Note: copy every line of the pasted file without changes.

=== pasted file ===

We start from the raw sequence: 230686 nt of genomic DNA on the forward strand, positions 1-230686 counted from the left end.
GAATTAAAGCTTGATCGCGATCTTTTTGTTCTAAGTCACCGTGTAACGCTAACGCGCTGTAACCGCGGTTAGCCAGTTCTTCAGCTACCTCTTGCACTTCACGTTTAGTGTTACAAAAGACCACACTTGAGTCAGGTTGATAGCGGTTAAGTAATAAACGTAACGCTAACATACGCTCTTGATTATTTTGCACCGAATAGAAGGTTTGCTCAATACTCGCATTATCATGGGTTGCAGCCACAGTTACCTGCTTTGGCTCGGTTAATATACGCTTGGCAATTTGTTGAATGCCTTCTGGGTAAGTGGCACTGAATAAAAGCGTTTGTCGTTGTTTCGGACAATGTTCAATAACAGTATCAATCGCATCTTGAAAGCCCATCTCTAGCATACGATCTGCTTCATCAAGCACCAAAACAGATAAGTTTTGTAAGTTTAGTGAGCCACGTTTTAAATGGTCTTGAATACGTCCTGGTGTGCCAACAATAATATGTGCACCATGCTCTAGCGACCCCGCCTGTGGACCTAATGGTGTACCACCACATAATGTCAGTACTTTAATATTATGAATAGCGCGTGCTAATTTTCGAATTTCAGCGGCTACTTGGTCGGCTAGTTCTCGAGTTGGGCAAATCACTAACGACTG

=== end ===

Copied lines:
We start from the raw sequence: 230686 nt of genomic DNA on the forward strand, positions 1-230686 counted from the left end.
GAATTAAAGCTTGATCGCGATCTTTTTGTTCTAAGTCACCGTGTAACGCTAACGCGCTGTAACCGCGGTTAGCCAGTTCTTCAGCTACCTCTTGCACTTCACGTTTAGTGTTACAAAAGACCACACTTGAGTCAGGTTGATAGCGGTTAAGTAATAAACGTAACGCTAACATACGCTCTTGATTATTTTGCACCGAATAGAAGGTTTGCTCAATACTCGCATTATCATGGGTTGCAGCCACAGTTACCTGCTTTGGCTCGGTTAATATACGCTTGGCAATTTGTTGAATGCCTTCTGGGTAAGTGGCACTGAATAAAAGCGTTTGTCGTTGTTTCGGACAATGTTCAATAACAGTATCAATCGCATCTTGAAAGCCCATCTCTAGCATACGATCTGCTTCATCAAGCACCAAAACAGATAAGTTTTGTAAGTTTAGTGAGCCACGTTTTAAATGGTCTTGAATACGTCCTGGTGTGCCAACAATAATATGTGCACCATGCTCTAGCGACCCCGCCTGTGGACCTAATGGTGTACCACCACATAATGTCAGTACTTTAATATTATGAATAGCGCGTGCTAATTTTCGAATTTCAGCGGCTACTTGGTCGGCTAGTTCTCGAGTTGGGCAAATCACTAACGACTG